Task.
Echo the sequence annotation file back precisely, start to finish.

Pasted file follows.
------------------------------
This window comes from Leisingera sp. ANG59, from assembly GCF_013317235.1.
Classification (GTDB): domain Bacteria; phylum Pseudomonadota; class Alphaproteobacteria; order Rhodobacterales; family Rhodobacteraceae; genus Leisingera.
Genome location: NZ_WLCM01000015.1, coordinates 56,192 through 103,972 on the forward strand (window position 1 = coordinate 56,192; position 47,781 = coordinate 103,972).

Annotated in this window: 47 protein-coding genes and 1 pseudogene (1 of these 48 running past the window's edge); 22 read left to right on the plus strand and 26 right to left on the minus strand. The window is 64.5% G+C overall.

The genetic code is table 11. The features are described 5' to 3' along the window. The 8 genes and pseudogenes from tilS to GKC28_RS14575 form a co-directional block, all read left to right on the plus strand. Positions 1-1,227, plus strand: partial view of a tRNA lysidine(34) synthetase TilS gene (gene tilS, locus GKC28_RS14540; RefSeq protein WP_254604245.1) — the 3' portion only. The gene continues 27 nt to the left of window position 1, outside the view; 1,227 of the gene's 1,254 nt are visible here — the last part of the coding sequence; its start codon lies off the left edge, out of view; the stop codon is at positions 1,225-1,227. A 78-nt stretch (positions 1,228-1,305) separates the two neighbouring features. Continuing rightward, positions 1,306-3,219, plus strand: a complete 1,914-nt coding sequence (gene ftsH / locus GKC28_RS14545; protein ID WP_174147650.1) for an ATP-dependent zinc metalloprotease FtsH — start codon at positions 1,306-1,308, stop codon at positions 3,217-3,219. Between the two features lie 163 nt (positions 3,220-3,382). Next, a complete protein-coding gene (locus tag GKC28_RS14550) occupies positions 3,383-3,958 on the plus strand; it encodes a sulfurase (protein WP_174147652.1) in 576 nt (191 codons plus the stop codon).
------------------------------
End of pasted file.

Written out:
This window comes from Leisingera sp. ANG59, from assembly GCF_013317235.1.
Classification (GTDB): domain Bacteria; phylum Pseudomonadota; class Alphaproteobacteria; order Rhodobacterales; family Rhodobacteraceae; genus Leisingera.
Genome location: NZ_WLCM01000015.1, coordinates 56,192 through 103,972 on the forward strand (window position 1 = coordinate 56,192; position 47,781 = coordinate 103,972).

Annotated in this window: 47 protein-coding genes and 1 pseudogene (1 of these 48 running past the window's edge); 22 read left to right on the plus strand and 26 right to left on the minus strand. The window is 64.5% G+C overall.

The genetic code is table 11. The features are described 5' to 3' along the window. The 8 genes and pseudogenes from tilS to GKC28_RS14575 form a co-directional block, all read left to right on the plus strand. Positions 1-1,227, plus strand: partial view of a tRNA lysidine(34) synthetase TilS gene (gene tilS, locus GKC28_RS14540; RefSeq protein WP_254604245.1) — the 3' portion only. The gene continues 27 nt to the left of window position 1, outside the view; 1,227 of the gene's 1,254 nt are visible here — the last part of the coding sequence; its start codon lies off the left edge, out of view; the stop codon is at positions 1,225-1,227. A 78-nt stretch (positions 1,228-1,305) separates the two neighbouring features. Continuing rightward, positions 1,306-3,219, plus strand: a complete 1,914-nt coding sequence (gene ftsH / locus GKC28_RS14545; protein ID WP_174147650.1) for an ATP-dependent zinc metalloprotease FtsH — start codon at positions 1,306-1,308, stop codon at positions 3,217-3,219. Between the two features lie 163 nt (positions 3,220-3,382). Next, a complete protein-coding gene (locus tag GKC28_RS14550) occupies positions 3,383-3,958 on the plus strand; it encodes a sulfurase (protein WP_174147652.1) in 576 nt (191 codons plus the stop codon).